Futurists were actually reacting to the past, and wanted to abolish and cancel it, together with traditions and anything that was “established” before them. Arte Povera was also a revolutionary movement but it was also deep-rooted in the territory and the art installations of the main artists were often very classical in their aesthetic. Transavanguardia, instead, was about going back to traditions both in the means and in the content. Hence, no contemporary artist in Italy seems to be able to remain unresponsive or indifferent to history.


AN: Which brings to the place where you have been living for the last three years, I mean Pakistan. Our society has witnessed a spectacular and strong response and relation to tradition, of Indian miniature painting. How do you comment on the revival of miniature in modern day Pakistan?

LF: I think it’s a very interesting phenomenon. For populations who have a long and rich history such as Italians and Pakistanis, past is at the same time a source of inspiration and a limitation, in the sense that one cannot ignore it, while trying to define oneself and to find a unity. The past will always re-emerge. It’s not surprising that neo miniature started in Lahore, the cultural capital of the country.

I think that it is both a way to pay homage to an ancient form of art and communication from pre-British times, and a way to debunk it.

In fact, miniature is a sophisticated technique that requires discipline and resolution. Some of the artists who have been using and developing it in the past decade, reached such a level of dexterity and freedom that allows them to totally master the media, setting the miniature free from its “historical cage”. Today, miniature painting has been taken out of wasli paper, frame, exhibition spaces. It has been mixed with very innovative media, like video projection in Shahzia Sikander’s work, or transformed in environmental art, like in Imran Qureshi or Aisha Khalid’s pieces.


AN: Do you think it has a different meaning for an outsider then for a local audience?

LF: Probably yes. For an “outsider” it’s fascinating to see how a traditional technique can be updated and reach such a level of independence to express strong contemporary messages. While for a local audience it’s in a way reassuring to see that such freedom comes from an old, established, conservative and traditional technique.


AN: Is there a parallel of this phenomenon in any other society, where a genre, lost to past, is picked and promoted to become the most potent symbol of art from that society?

LF: Not that I know. In Italy there has been some phenomena of revival of some traditional techniques, but they were short-term and never became as big and relevant as neo-miniature for Pakistani contemporary art. I am thinking about a movement from the ’80s called “Anacronismo” (anachronism), where the artists where reacting to the extreme conceptualisation of art, by going back to classical aesthetic in the form and to humanistic themes in the contents. Or even Trasnsavanguardia, where an artist such as Enzo Cucchi creates sculptures, using traditional techniques to knead bronze or marble. Luigi Ontani, another established Italian artist, often uses ceramics to express very contemporary and provocative messages. But in all these cases the artist designs the work and turns to some artisans for the concrete realization.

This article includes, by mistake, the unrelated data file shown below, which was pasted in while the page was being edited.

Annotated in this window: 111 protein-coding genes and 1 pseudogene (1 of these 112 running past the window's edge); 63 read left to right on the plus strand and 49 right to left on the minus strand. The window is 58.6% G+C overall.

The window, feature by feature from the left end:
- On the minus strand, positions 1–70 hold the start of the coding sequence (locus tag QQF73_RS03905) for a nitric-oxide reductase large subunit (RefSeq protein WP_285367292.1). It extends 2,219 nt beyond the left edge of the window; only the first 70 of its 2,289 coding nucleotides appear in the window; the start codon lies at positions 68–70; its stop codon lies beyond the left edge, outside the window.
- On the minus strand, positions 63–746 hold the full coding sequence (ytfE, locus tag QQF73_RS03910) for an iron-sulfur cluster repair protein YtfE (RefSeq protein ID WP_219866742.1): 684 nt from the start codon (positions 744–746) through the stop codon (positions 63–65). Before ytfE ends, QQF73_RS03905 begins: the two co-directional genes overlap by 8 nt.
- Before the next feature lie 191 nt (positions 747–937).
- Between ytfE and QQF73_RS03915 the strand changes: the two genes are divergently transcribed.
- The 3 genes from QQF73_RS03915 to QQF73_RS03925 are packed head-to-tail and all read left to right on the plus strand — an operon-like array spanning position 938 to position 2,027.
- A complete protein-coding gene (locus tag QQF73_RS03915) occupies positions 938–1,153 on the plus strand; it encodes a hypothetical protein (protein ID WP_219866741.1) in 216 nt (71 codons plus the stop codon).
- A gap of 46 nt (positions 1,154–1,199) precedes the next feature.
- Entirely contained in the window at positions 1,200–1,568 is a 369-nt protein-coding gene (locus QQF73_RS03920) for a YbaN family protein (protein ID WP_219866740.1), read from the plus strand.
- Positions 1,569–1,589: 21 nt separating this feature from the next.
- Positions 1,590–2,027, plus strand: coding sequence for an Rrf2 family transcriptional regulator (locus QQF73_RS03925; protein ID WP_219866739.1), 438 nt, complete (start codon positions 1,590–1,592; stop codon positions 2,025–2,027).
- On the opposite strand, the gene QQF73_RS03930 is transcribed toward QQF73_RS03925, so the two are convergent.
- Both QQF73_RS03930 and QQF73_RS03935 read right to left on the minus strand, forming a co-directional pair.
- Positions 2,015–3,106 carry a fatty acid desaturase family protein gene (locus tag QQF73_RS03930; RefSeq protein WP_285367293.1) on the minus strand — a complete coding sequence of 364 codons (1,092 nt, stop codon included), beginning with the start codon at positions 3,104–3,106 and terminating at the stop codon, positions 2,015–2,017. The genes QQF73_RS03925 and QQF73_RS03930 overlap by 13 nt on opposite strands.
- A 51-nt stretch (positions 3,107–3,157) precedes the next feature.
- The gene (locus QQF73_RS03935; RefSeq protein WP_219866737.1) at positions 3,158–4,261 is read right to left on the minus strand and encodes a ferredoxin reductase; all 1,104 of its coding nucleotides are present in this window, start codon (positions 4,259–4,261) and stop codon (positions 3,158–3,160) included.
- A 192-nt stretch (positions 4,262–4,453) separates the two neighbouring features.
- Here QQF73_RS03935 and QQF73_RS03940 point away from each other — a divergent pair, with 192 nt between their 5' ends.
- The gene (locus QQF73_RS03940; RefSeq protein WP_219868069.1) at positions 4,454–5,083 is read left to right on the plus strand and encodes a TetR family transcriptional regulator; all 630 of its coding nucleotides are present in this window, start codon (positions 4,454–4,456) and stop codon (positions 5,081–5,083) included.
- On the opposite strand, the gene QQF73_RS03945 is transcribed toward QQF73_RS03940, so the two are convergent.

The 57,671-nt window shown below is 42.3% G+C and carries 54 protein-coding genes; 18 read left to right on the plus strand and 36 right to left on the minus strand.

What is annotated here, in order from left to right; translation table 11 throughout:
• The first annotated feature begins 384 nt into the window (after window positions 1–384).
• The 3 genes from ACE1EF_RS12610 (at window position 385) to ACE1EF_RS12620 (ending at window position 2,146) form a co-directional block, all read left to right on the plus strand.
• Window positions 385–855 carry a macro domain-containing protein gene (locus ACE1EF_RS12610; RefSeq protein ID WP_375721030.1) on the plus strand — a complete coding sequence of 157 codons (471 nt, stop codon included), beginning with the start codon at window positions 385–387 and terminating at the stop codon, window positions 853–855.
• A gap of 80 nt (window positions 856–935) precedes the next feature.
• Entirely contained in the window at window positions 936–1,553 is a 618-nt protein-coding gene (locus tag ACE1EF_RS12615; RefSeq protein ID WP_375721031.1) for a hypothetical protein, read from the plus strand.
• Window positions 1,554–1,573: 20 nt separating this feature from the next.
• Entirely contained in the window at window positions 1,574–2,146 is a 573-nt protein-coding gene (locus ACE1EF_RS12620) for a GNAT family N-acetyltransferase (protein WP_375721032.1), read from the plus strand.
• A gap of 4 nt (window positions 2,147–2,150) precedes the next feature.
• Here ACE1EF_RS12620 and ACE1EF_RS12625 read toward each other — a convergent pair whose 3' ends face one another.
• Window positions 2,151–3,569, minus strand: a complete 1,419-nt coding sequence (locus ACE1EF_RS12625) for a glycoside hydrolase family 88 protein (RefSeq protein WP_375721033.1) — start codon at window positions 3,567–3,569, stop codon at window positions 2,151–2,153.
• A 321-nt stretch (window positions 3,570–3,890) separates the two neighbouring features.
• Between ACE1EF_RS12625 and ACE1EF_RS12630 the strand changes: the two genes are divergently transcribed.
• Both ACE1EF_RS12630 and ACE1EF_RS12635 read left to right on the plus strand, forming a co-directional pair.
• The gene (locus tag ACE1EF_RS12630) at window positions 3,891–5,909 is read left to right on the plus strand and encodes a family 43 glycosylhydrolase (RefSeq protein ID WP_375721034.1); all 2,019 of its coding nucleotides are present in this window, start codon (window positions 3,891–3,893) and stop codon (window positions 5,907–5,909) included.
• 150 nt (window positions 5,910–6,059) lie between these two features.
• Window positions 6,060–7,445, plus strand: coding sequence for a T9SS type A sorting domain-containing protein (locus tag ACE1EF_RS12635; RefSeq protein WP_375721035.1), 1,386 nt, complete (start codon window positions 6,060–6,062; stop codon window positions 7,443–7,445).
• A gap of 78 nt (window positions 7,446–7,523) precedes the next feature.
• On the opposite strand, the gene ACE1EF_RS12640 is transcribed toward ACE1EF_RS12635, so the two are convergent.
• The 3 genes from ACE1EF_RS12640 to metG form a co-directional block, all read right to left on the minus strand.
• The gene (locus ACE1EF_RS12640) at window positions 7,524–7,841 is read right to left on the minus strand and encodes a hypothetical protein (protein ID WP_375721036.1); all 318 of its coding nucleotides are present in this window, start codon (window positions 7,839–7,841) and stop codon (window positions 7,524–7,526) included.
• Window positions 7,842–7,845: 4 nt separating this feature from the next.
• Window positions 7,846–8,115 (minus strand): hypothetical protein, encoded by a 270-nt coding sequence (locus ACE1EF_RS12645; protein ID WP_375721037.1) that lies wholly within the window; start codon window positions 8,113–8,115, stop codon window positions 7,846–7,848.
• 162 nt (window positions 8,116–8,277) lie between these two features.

AN: What other movements, apart and along with miniature painting, do you find in Pakistan?

LF: Well, I see three main ways in Pakistani Contemporary Art: Neo-miniature as a conceptual, and not only “technical”, movement. Then, I see what can be considered as a derivation of “Karachi Pop”, with works inspired or quoting the aesthetics of the local movie industry or the truck art or any other image and content that is part of today’s Pakistanis everyday lives, including weapons, camouflage patterns, calligraphy, embroidery…

Finally, I see a more hidden but also deep-rooted, “third way”. It’s a minimal, abstract, geometrical research that might have started with Zahoor ul Akhlaq or even before, and that is now going towards an impoverishment of the existing system of symbols and the definition of a “new alphabet”. This is evident in the works of Mohammed Ali Talpur, as well as in the last pieces by Imran Channa, where he gradually hides the figurative, recognizable themes. But it can also be traced in the works of some of the most established artists, from Rashid Rana, to Imran Qureshi. Obviously this is very streamlined and the topic would need more in-depth analysis.


AN: How do you view our contemporary artists and their acceptance and presence both in the country of origin and abroad?

LF: Pakistani art is generally elegant in the form and solid in its content. It hence blends aesthetic values with powerful messages.Moreover, I admire the sense of community that unites the artists in Pakistan and the fact that almost all the more established one are teaching art with dedication, even with very busy schedules of international shows. I am also always very impressed with the willingness, competence and humbleness of the majority of the artists, even the most established ones.